After Brief Calm, Hezbollah Fires 40 Rockets Against Northern Israel

Israel strikes Hezbollah military compounds in Ayta ash-Shaab

Nearly 48 hours of relative quiet likely fueled hopes for calm on the Lebanon-Israel border over the past couple of days. It wasn’t totally quiet, of course, as Israel continued to launch attacks on towns in the Tyre District. But there was no rocket fire into Israel. Sadly, that was not to last.

Friday saw a return to the tit-for-tat violence that has been the norm for months, with 40 rockets fired against northern Israel. Hezbollah reported they were targeting Mesgav Am and hit it directly, though Israel, as usual, claimed no damage and no casualties.

Videos showed Iron Dome was activated to intercept as many rockets as possible, and rocket sirens sounded in Galilee, close to the Lebanese border. Drone sirens were also reported to have sounded in nearby towns.

Israel artillery, of course, fired against the sources of the rockets, one of which was reportedly a residential neighborhood in Houla. Without doubt this added to the over 1,000 houses already damaged in Israeli attacks against southern Lebanon.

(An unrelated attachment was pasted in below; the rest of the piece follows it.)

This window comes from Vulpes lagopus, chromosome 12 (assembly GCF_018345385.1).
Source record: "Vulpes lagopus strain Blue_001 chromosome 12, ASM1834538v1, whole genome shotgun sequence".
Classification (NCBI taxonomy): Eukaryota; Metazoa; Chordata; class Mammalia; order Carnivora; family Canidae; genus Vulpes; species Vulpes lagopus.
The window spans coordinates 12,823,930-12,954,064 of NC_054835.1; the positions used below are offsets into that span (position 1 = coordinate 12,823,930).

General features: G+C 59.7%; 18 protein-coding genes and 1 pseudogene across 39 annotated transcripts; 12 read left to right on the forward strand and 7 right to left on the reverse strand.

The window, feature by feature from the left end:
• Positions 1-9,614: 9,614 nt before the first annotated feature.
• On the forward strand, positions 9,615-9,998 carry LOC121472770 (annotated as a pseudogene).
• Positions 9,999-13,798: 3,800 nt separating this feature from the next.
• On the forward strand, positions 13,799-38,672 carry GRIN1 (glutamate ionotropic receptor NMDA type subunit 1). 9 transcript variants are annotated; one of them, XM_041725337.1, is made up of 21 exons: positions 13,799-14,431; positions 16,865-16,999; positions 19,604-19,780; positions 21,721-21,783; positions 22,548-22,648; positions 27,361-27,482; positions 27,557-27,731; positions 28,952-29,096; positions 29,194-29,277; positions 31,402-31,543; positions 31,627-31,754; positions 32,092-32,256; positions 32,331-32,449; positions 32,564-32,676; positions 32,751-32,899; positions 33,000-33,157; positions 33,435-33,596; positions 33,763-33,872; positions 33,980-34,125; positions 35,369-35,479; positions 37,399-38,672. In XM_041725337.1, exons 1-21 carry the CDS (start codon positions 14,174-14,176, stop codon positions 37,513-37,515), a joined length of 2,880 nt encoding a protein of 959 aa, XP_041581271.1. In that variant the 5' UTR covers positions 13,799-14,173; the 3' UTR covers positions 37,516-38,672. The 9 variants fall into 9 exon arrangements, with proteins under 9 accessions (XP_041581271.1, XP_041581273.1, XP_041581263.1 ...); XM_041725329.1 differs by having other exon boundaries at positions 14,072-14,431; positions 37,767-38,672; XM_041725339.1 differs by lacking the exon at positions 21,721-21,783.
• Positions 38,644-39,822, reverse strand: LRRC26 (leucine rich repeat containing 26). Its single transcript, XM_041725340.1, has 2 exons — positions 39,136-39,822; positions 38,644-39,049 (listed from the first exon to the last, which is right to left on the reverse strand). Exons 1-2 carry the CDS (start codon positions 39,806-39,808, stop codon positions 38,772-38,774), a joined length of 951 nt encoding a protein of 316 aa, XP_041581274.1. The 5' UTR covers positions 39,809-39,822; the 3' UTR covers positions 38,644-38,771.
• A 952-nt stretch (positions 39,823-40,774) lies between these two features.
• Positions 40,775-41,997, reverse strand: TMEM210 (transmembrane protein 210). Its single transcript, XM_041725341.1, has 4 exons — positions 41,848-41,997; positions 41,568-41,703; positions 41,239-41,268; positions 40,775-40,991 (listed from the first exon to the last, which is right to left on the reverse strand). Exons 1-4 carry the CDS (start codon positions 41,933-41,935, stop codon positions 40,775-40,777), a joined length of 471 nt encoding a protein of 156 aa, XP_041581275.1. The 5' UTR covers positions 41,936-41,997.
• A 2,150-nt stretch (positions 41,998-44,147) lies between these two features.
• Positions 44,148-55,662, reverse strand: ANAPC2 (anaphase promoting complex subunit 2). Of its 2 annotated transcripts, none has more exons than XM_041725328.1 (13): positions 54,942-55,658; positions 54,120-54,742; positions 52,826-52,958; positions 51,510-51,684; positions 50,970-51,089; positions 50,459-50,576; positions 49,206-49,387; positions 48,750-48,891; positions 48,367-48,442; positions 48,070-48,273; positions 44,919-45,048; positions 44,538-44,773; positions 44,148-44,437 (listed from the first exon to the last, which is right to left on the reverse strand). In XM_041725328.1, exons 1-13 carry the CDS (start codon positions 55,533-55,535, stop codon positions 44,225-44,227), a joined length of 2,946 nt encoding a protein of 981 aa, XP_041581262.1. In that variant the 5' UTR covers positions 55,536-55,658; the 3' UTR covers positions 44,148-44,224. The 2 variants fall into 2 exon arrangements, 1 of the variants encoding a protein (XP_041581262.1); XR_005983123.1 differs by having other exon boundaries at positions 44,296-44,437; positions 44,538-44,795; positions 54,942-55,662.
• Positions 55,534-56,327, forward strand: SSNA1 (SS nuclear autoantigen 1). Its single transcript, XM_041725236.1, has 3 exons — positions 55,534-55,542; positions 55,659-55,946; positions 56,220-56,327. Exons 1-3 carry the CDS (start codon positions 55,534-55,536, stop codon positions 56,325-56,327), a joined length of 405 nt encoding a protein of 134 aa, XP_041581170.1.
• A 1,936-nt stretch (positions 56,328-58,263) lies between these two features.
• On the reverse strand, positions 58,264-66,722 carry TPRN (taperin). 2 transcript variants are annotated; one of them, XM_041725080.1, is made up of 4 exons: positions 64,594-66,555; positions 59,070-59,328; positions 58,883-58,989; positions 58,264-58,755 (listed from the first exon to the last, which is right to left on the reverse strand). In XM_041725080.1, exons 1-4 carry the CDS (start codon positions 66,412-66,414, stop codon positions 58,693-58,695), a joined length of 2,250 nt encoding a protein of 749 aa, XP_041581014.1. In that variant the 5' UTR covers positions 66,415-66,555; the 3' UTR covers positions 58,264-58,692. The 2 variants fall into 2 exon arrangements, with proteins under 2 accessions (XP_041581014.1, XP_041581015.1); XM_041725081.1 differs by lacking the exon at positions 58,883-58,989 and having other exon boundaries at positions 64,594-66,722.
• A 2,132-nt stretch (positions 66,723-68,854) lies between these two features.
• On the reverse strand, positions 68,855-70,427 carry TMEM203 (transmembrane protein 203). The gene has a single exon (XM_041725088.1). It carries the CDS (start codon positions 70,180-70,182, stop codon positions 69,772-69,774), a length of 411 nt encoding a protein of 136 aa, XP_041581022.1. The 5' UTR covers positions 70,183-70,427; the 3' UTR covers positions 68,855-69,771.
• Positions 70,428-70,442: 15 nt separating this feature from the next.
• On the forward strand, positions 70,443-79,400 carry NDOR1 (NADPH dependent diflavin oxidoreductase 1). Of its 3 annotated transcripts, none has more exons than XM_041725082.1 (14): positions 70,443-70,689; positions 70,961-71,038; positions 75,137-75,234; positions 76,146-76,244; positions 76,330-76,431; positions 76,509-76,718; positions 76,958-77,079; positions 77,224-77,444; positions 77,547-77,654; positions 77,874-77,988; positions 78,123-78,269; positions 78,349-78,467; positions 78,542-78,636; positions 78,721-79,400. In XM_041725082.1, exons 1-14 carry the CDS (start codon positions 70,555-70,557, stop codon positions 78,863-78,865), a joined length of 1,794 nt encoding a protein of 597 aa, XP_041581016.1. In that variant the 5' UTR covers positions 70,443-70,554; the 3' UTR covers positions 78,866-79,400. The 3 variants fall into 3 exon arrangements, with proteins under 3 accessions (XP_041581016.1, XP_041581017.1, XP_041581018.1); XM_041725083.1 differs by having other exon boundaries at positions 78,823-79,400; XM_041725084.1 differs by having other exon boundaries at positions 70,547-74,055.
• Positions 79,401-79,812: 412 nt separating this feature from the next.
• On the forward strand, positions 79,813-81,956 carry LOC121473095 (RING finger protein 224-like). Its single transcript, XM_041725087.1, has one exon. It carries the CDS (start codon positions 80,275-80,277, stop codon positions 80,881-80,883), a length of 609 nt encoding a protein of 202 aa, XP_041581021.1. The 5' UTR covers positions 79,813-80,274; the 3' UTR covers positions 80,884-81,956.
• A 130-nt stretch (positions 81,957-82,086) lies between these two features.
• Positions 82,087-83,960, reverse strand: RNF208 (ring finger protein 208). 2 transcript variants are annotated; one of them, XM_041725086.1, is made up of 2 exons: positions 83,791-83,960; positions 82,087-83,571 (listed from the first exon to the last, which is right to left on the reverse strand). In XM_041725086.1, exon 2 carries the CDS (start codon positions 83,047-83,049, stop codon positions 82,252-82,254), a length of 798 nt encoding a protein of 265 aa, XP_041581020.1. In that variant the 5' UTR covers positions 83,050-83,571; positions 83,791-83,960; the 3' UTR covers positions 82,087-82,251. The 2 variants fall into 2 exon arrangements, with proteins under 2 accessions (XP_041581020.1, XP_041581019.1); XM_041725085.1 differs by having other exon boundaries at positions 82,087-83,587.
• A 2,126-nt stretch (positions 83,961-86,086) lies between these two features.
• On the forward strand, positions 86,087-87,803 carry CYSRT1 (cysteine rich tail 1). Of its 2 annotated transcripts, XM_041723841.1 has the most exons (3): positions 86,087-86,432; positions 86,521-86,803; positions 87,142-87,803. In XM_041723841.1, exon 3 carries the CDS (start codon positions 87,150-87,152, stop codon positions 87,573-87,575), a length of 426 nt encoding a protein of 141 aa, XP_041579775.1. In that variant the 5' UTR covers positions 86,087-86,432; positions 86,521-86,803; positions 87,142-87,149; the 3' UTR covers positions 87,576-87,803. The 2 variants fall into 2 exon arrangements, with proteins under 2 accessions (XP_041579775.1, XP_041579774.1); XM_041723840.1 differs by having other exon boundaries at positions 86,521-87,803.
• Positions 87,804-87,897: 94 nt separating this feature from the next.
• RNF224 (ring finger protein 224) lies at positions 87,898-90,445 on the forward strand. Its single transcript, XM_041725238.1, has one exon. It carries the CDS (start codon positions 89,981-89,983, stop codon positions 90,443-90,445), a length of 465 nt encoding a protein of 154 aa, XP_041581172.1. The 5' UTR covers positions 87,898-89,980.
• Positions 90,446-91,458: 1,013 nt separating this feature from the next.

Israel further attacked what they referred to as Hezbollah military compounds in Ayta ash-Shaab and Taybeh. Terrorists were claimed to be operating in the compounds at the time of the attacks.

The international community continues to try to broker an end to these attacks, hoping to preclude a full-scale Israeli invasion of southern Lebanon. So far, such efforts have not made measurable progress, though the Lebanese government is said to have endorsed the idea of not going to war.

The expectation has been that any serious truce talks in Lebanon must come after a Gaza Strip ceasefire.  As this hasn’t materialized, and Ramadan is nearly over, peace looks increasingly elusive.

Author: Jason Ditz

Jason Ditz is Senior Editor for He has 20 years of experience in foreign policy research and his work has appeared in The American Conservative, Responsible Statecraft, Forbes, Toronto Star, Minneapolis Star-Tribune, Providence Journal, Washington Times, and the Detroit Free Press.